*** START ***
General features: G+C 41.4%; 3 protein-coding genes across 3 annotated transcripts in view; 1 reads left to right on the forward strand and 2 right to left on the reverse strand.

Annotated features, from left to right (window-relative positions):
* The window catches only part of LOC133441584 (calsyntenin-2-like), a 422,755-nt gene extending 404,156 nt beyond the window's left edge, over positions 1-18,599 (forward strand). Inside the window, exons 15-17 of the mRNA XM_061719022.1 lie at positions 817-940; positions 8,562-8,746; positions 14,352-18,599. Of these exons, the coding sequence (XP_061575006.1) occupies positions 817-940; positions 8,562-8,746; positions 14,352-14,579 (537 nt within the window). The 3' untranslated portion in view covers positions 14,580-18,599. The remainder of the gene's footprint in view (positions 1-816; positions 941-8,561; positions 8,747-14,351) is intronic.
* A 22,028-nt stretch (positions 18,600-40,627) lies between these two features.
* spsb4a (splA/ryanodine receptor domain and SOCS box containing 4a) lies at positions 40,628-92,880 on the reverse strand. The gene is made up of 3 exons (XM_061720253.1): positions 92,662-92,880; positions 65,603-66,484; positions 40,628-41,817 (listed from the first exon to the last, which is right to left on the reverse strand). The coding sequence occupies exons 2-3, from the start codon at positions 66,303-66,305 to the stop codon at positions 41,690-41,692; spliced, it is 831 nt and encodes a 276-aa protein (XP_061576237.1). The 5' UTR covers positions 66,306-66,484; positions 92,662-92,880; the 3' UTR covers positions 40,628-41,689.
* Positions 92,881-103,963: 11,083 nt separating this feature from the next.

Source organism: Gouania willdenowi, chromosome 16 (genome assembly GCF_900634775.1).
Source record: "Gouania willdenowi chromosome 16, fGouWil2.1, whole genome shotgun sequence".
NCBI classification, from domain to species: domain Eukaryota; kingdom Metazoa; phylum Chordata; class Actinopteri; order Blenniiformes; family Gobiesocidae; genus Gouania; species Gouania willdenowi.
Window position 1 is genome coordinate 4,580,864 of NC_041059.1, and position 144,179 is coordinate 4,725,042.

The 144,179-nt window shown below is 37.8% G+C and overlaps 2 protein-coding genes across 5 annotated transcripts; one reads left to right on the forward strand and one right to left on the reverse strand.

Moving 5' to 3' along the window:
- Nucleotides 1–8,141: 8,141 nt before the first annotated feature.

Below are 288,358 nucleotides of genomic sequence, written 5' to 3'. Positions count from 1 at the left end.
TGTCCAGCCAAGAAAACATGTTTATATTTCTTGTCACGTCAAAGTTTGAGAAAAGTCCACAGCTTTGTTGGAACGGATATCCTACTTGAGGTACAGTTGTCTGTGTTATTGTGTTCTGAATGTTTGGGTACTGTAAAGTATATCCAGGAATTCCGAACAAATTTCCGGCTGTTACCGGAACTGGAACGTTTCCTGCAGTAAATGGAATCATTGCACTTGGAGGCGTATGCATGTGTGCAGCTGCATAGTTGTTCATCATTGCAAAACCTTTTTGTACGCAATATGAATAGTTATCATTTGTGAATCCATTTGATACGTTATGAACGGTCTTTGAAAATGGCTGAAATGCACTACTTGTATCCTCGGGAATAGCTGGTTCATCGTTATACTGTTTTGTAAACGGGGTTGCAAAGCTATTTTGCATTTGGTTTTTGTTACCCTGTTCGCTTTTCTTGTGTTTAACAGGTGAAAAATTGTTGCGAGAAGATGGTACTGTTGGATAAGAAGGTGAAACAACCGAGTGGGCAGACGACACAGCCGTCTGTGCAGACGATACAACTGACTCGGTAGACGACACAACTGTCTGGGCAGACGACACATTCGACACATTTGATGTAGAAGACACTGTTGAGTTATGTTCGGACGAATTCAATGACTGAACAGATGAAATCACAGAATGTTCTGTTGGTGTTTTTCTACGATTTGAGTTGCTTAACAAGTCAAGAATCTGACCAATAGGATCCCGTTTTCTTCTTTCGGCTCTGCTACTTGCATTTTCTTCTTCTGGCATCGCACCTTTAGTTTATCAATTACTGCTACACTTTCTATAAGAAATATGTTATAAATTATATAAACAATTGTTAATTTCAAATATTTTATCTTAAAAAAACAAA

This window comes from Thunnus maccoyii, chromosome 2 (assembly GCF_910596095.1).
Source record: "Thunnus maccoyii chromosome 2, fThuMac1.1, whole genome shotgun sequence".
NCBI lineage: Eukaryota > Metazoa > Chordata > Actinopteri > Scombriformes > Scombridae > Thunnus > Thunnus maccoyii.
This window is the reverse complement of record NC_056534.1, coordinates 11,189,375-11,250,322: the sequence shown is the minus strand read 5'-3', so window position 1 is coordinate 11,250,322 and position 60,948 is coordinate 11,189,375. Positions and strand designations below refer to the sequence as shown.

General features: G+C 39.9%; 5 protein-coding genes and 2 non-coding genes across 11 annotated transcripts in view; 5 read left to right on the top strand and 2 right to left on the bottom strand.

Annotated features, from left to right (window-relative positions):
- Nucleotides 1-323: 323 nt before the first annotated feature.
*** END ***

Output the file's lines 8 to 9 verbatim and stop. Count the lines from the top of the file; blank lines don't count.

Source record: "Gouania willdenowi chromosome 16, fGouWil2.1, whole genome shotgun sequence".
NCBI classification, from domain to species: domain Eukaryota; kingdom Metazoa; phylum Chordata; class Actinopteri; order Blenniiformes; family Gobiesocidae; genus Gouania; species Gouania willdenowi.